For the first time in the last four years, Bobby Regan and his Star Racing team were in unfamiliar territory coming into 2017. Since the start of 2013, the team knew they could rely on Cooper Webb and Jeremy Martin—who raced for the team as amateurs—to deliver race wins, and more importantly, titles. The duo combined for five titles (the most in the 250 Class) in supercross and motocross since 2014.
This off-season, they would lose both riders, as Webb moved up to the 450 Class and Martin signed with GEICO Honda. The team was also tasked with replacing Jeremy’s older brother, Alex, who was leaving for TLD/Red Bull KTM after just one year. Last year, the trio accounted for two titles, seven Monster Energy Supercross wins, and 14 motos wins in the Lucas Oil Pro Motocross Championship.
Regan knew he had former SX and MX rookie of the year Aaron Plessinger in his back pocket. The team was also hoping that Mitchell Harrison could develop in his second professional year. They went out and signed former MX2 Grand Prix contender Dylan Ferrandis and brought on Colt Nichols from CycleTrader.com/Rock River Yamaha. Plessinger was known, but what would Ferrandis and Nichols bring?
The first hiccup came in November, when Nichols broke his femur testing. It forced the team to bring on veteran Dan Reardon as a fill-in in the West Region. The team was optimistic Nichols could return for the East Region, but most considered it wishful thinking. But with the help of trainer Gareth Swanepoel, Nichols underwent intense therapy to be ready, and landed on the podium in just his second race back.
Meanwhile, Ferrandis was adapting well in supercross, and even led his heat race in just his second career start. Further signs of progress came this weekend, with both Ferrandis and Nichols winning their heat races. Ferrandis led his first career main event laps (four) before falling out of a podium spot after Zach Osborne and Joey Savatgy got around and finished fifth.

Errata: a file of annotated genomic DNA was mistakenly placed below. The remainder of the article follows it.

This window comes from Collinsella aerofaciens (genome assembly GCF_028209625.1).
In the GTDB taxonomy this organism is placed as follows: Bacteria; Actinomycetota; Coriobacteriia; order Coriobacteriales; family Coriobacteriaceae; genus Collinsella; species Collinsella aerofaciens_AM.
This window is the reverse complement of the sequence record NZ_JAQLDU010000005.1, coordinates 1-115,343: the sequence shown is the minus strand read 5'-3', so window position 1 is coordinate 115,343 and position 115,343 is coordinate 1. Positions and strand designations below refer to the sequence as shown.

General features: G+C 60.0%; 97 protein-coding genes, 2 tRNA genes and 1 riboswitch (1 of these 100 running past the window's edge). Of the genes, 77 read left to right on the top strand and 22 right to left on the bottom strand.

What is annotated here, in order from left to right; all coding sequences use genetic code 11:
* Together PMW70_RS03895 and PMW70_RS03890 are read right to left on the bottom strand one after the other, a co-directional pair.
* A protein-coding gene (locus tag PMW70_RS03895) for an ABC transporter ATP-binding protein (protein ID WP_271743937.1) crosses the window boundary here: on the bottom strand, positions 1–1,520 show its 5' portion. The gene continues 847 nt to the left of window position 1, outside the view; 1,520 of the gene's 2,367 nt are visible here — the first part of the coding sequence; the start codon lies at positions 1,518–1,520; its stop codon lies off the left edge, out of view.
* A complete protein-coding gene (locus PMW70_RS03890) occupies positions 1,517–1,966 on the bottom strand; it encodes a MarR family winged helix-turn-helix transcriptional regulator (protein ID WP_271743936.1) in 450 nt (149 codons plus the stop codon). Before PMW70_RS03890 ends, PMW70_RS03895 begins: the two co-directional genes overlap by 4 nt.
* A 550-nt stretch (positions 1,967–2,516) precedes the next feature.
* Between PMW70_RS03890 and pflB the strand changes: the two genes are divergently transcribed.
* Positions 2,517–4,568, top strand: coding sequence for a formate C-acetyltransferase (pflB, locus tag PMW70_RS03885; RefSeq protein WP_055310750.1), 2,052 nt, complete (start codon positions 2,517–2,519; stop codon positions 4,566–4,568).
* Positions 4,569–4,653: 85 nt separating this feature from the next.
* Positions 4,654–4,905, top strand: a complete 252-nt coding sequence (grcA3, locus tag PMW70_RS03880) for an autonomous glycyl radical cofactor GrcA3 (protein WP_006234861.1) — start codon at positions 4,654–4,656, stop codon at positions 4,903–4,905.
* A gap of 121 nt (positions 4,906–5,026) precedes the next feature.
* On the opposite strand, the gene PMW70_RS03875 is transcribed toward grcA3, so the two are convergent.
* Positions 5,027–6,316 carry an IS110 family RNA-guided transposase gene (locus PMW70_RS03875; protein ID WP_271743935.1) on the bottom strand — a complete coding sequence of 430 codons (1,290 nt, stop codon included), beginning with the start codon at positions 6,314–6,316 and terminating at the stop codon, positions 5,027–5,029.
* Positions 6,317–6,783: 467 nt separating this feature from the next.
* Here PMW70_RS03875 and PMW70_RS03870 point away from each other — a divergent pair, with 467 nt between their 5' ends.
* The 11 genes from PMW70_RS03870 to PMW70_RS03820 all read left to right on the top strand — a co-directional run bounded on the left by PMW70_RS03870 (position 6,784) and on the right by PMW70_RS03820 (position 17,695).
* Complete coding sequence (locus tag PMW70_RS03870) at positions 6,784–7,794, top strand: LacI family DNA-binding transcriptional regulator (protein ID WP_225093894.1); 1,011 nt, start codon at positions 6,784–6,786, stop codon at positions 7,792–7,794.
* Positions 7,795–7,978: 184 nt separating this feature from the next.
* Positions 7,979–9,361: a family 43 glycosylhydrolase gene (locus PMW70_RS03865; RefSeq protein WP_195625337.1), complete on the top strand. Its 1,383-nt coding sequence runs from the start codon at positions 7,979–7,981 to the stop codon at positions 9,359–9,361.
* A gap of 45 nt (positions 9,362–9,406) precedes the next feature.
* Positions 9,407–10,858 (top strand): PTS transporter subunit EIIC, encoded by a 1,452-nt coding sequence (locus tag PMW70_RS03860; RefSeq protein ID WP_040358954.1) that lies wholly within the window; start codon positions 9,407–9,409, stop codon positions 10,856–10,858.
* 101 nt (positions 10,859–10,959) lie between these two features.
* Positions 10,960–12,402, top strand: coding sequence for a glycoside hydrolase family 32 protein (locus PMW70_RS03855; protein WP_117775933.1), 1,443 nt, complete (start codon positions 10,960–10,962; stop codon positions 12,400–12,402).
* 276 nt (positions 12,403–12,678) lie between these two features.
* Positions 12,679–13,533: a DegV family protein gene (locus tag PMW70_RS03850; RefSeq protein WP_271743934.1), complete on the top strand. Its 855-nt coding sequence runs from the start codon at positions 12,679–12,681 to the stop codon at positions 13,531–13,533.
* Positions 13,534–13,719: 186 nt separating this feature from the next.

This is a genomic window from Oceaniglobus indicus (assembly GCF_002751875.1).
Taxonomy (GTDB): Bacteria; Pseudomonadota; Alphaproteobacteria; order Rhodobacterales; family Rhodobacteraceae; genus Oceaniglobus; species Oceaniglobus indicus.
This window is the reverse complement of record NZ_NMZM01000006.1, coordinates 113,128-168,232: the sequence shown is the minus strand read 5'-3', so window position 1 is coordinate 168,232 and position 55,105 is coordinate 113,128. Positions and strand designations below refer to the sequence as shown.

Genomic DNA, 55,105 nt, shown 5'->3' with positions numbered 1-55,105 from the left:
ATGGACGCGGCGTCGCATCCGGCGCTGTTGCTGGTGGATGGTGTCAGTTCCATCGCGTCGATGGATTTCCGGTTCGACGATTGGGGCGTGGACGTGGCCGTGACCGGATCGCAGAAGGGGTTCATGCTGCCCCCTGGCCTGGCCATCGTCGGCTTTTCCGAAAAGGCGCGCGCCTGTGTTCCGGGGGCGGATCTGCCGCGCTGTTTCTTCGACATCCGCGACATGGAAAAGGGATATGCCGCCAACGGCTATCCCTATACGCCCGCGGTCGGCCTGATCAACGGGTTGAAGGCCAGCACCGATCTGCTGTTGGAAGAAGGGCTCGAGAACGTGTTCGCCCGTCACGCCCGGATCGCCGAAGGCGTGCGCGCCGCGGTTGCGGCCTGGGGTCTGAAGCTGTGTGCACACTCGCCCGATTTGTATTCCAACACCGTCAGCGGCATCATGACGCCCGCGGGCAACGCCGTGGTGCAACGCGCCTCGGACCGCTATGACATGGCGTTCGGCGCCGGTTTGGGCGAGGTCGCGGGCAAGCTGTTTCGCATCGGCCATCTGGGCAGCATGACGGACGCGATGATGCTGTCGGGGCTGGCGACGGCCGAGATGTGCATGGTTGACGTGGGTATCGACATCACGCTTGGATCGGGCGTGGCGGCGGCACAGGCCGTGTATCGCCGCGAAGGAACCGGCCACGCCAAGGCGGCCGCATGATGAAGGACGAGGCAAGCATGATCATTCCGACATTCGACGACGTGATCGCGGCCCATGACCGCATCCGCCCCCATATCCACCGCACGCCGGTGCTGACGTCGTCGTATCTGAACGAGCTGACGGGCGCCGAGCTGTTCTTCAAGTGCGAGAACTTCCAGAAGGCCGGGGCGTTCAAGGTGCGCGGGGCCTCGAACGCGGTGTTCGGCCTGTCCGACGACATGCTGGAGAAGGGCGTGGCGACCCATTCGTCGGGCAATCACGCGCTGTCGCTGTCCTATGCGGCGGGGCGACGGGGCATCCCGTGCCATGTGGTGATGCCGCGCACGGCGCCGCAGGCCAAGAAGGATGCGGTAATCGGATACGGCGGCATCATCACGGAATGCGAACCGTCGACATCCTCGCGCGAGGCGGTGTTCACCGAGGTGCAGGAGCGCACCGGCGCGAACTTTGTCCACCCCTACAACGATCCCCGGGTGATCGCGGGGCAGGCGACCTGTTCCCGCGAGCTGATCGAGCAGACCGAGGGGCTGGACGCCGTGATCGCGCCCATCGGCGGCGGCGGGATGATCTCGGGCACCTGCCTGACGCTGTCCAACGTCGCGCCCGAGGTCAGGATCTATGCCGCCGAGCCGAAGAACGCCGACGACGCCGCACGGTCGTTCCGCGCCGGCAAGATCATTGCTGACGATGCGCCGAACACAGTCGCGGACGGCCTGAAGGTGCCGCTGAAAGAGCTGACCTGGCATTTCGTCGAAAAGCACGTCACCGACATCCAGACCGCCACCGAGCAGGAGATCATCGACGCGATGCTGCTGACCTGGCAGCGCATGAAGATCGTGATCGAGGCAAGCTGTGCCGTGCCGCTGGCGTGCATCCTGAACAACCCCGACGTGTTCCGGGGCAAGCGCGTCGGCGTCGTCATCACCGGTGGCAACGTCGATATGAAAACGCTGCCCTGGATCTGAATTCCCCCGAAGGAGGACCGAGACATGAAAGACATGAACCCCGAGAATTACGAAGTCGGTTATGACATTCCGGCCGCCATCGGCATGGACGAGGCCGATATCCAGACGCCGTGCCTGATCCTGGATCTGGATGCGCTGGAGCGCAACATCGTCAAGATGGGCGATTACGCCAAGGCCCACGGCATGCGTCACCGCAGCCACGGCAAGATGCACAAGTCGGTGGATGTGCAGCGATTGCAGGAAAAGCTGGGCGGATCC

For the second time in two weeks, Nichols was a strong podium candidate, before making a mistake in the rhythm section late in the race and finishing fourth. While Ferrandis and Nichols may not challenge for a title this year, early on in the replacement process, Star looks to be coming out ahead.
We spoke with both Ferrandis and Nichols after Toronto.
Racer X: What kind of work went into you getting back? When the team initially said that you might be back for the East Region, I think everybody was like, that’s not going to happen. Wishful thinking.
Colt Nichols: Yeah, very much so.
How did it get to this point? How were you able to race two weeks ago?
Literally as soon as I got home we didn’t get to do anything for maybe four or five days. I got a really bad concussion actually whenever I crashed and did my femur. So that was the big thing on our minds, not trying to move too quick and take time for my head to heal up and do whatever I needed to do for that. We actually worked out day five after the surgery. We were in the gym on the arm bike and trying to just sweat it out and get back to where I felt like we could be. We were doing this thing called CVAC treatment. It’s kind of like a hypobaric chamber. It’s supposed to be really, really good for recovery. I was in there literally two hours a day. It was brutal. It was boring. It sucked ass. It was something that he [Garth Swanepoel, trainer] thought would be good for me to do. It cost a lot of money to do it too, but I was like if it’s going to give me any shot at racing we’re going to do it. So I was doing that for two hours a day. I was in the gym literally every single day. I did not miss one day until I went home for Christmas. I went home there for a few days. We did everything we could. There was nothing that we could have done that was more than what we were doing. I just wanted to race, regardless of whether I got first or 21st. I didn’t care. I just wanted to line up for Minneapolis and try to get points. I really felt like if I could get back to where I was before I got hurt then we could be in a championship hunt. I felt like I was riding really, really good. Everything was going pretty easily. I felt like if we could have got back to that then we’d be all right. We’re getting there. We’re making a lot of progress each week. I think we will get there.